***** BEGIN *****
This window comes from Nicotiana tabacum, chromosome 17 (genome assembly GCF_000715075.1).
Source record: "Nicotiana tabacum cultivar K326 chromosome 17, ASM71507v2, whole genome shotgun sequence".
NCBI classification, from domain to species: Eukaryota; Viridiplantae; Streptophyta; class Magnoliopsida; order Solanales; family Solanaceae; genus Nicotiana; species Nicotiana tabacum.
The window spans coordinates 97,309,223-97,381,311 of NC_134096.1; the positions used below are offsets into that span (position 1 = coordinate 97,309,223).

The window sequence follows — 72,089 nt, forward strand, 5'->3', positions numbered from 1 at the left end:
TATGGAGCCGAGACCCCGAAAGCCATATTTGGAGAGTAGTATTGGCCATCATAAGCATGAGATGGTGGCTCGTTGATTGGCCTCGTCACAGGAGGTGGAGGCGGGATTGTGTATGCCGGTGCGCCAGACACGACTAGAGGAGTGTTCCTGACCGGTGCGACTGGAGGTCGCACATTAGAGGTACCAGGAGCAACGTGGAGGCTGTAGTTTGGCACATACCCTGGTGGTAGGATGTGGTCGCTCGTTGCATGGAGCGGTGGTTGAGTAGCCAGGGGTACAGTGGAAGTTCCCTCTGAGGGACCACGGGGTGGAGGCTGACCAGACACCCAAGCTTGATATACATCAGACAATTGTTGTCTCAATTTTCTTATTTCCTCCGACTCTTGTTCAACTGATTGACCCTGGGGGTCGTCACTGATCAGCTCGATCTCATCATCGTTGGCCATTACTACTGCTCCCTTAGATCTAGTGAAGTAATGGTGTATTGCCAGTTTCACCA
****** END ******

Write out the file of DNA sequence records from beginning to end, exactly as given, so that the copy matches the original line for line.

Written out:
This window comes from Nicotiana tabacum, chromosome 17 (genome assembly GCF_000715075.1).
Source record: "Nicotiana tabacum cultivar K326 chromosome 17, ASM71507v2, whole genome shotgun sequence".
NCBI classification, from domain to species: Eukaryota; Viridiplantae; Streptophyta; class Magnoliopsida; order Solanales; family Solanaceae; genus Nicotiana; species Nicotiana tabacum.
The window spans coordinates 97,309,223-97,381,311 of NC_134096.1; the positions used below are offsets into that span (position 1 = coordinate 97,309,223).

The window sequence follows — 72,089 nt, forward strand, 5'->3', positions numbered from 1 at the left end:
TATGGAGCCGAGACCCCGAAAGCCATATTTGGAGAGTAGTATTGGCCATCATAAGCATGAGATGGTGGCTCGTTGATTGGCCTCGTCACAGGAGGTGGAGGCGGGATTGTGTATGCCGGTGCGCCAGACACGACTAGAGGAGTGTTCCTGACCGGTGCGACTGGAGGTCGCACATTAGAGGTACCAGGAGCAACGTGGAGGCTGTAGTTTGGCACATACCCTGGTGGTAGGATGTGGTCGCTCGTTGCATGGAGCGGTGGTTGAGTAGCCAGGGGTACAGTGGAAGTTCCCTCTGAGGGACCACGGGGTGGAGGCTGACCAGACACCCAAGCTTGATATACATCAGACAATTGTTGTCTCAATTTTCTTATTTCCTCCGACTCTTGTTCAACTGATTGACCCTGGGGGTCGTCACTGATCAGCTCGATCTCATCATCGTTGGCCATTACTACTGCTCCCTTAGATCTAGTGAAGTAATGGTGTATTGCCAGTTTCACCA